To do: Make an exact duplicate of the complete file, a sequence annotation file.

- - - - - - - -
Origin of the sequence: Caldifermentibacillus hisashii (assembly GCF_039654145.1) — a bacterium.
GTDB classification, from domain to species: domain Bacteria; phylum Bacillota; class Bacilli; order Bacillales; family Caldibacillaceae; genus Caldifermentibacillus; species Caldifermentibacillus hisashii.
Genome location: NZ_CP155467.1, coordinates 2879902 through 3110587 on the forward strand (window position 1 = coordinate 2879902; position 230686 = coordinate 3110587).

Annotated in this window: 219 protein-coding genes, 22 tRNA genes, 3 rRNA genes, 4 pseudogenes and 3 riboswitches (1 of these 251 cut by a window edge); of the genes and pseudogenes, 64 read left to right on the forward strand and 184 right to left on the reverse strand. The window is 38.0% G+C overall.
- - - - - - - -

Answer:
Origin of the sequence: Caldifermentibacillus hisashii (assembly GCF_039654145.1) — a bacterium.
GTDB classification, from domain to species: domain Bacteria; phylum Bacillota; class Bacilli; order Bacillales; family Caldibacillaceae; genus Caldifermentibacillus; species Caldifermentibacillus hisashii.
Genome location: NZ_CP155467.1, coordinates 2879902 through 3110587 on the forward strand (window position 1 = coordinate 2879902; position 230686 = coordinate 3110587).

Annotated in this window: 219 protein-coding genes, 22 tRNA genes, 3 rRNA genes, 4 pseudogenes and 3 riboswitches (1 of these 251 cut by a window edge); of the genes and pseudogenes, 64 read left to right on the forward strand and 184 right to left on the reverse strand. The window is 38.0% G+C overall.